AP File PhotoTierra Rogers can’t play for Cal because of a heart condition

AP File PhotoTierra Rogers can’t play for Cal because of a heart condition

Cal basketball star Tierra Rogers is making a difference off court

Terrell “Terray” Rogers devoted himself to helping people in need. After a turbulent childhood, he co-founded Peacekeepers, a nonprofit crisis intervention group, so he could teach young people how to avoid the mistakes that he made while growing up.  

The five-year anniversary of Rogers’ murder outside of a high school basketball game at Sacred Heart Cathedral is fast approaching, but the spirit of his mission carries on. It lives within his daughter, Tierra Rogers.

Rogers coped with the loss of her father through basketball, and then the joy of playing the game was taken away, too, when she was diagnosed with a rare heart condition — arrhythmogenic right ventricular dysplasia, a common source of a cardiac arrest in athletes. But as Rogers approaches her final semester at Cal, she is discovering that she inherited her father’s gift for mentorship and it might actually exceed her skills on the hardwood.

“Using my voice to help other people and inspire people is something I’d love to do,” Rogers said. “And it’s something my dad did. It’s something I never thought I’d do, but it just happened that way.”

Like most college seniors, Rogers, a former top recruit, is still deciding what to do with her future. She would like to travel, she might write a book, but she’s certain that she wants to remain in sports in some capacity, possibly as a coach.

The African-American studies major said coaching combines two passions: athletics and helping
others.

“Sports have changed my life, so I definitely want to stay in it,” Rogers said. “It’s definitely a positive resource.”

Rogers received a scholarship to play basketball at Cal after a decorated high school career at Sacred Heart Cathedral. But she was forced to retire after a defibrillator was implanted into her heart in October 2009, weeks before she was scheduled to play her first college game. She stayed with the team as a student assistant and assumes the roles of coach, inspirational leader and confidant.

“Her role now is to give to others,” coach Lindsay Gottlieb said. “As much as I know she’d be helping us on the court, she can’t step on the court and play. But she’s as valuable a Cal basketball [team member] as anyone we’ve ever had — and I mean that earnestly.”

Senior guard Eliza Pierre said Rogers is a disarming voice who provides insight and criticism without being harsh. She’s also the person many of them turn to when they’re dealing with issues off the court.

Last year, Pierre’s brother was murdered and Rogers guided her through the grieving process. In August, Rogers cut her summer vacation short to be with Pierre on the one-year anniversary of the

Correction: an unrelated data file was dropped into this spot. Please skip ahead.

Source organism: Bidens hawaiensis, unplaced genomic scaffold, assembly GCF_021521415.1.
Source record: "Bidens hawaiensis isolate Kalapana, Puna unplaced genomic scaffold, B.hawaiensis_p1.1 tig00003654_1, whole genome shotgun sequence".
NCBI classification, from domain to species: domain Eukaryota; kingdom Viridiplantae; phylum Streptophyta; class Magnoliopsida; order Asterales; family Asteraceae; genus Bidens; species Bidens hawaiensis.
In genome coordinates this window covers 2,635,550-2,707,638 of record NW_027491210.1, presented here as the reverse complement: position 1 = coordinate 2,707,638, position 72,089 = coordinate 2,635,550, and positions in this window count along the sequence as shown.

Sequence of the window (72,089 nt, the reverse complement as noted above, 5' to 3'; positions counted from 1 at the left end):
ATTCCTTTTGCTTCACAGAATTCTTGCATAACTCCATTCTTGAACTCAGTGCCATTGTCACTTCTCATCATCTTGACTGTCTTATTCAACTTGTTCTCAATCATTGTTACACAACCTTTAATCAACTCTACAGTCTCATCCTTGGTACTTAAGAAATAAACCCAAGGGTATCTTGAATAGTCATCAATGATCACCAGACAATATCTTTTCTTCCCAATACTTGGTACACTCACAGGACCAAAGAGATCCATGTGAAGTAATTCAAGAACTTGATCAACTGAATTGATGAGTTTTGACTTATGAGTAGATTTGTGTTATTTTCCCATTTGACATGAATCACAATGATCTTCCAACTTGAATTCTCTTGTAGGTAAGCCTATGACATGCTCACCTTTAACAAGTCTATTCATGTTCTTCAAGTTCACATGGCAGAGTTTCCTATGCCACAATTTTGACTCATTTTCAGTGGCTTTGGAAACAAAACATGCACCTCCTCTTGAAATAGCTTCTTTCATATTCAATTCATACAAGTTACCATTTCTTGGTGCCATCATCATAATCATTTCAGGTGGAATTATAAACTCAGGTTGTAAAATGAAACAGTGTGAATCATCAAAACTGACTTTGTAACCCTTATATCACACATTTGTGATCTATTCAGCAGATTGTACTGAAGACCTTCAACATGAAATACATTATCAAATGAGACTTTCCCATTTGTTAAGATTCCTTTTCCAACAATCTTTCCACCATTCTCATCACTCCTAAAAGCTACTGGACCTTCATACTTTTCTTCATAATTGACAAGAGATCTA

tragedy.

“Just to have someone just there,” Pierre said. “I was out here by myself. I’m from SoCal. I think she understood that.”   

The Bears (9-1) are off to their best start in 20 years and are ranked in the top 10 in the nation. Pierre said the team is driven to send Rogers off with a season to remember.

“We have someone who has been the top player, top recruit, but she cannot play,” she said. “That has been our reality — we have this chance, let’s make the best of it. If we’re not doing for ourselves, let’s do it for Tierra.”

collegePaul Gacklesports

If you find our journalism valuable and relevant, please consider joining our Examiner membership program.
Find out more at www.sfexaminer.com/join/

Just Posted

Dave Hodges, pastor at Zide Door, the Church of Entheogenic Plants that include marijuana and psilocybin mushrooms, holds some psychedelic mushrooms inside the Oakland church on Friday, July 22, 2021. (Kevin N. Hume/The Examiner)
Psychedelic spirituality: Inside a growing Bay Area religious movement

‘They are guiding us into something ineffable’

A former inmate and a sheriff’s deputy are among the first four members chosen to serve on the newly created Sheriff’s Department Oversight Board. (Kevin N. Hume/The Examiner)
Years after fight club scandal, Sheriff’s oversight board takes shape

‘We want to promote law enforcement best practices’

More than a thousand people gathered in front of the California Capitol building to protest Gov. Gavin Newsom’s stay at home order and demand that the state re-open on May 1, 2020. (Photo by Anne Wernikoff for CalMatters)
Newsom blames ‘right-wing pundits’ for COVID surge

By Emily Hoeven CalMatters Gov. Gavin Newsom on Monday placed the blame… Continue reading

Strong California revenues will allow the state to commit to offering no-cost food to every student. (Amanda Mills/Pixnio)
How California plans to offer free daily meals to 6 million public school students

By Ali Tadayon EdSource With one in every six children facing hunger… Continue reading

Most Read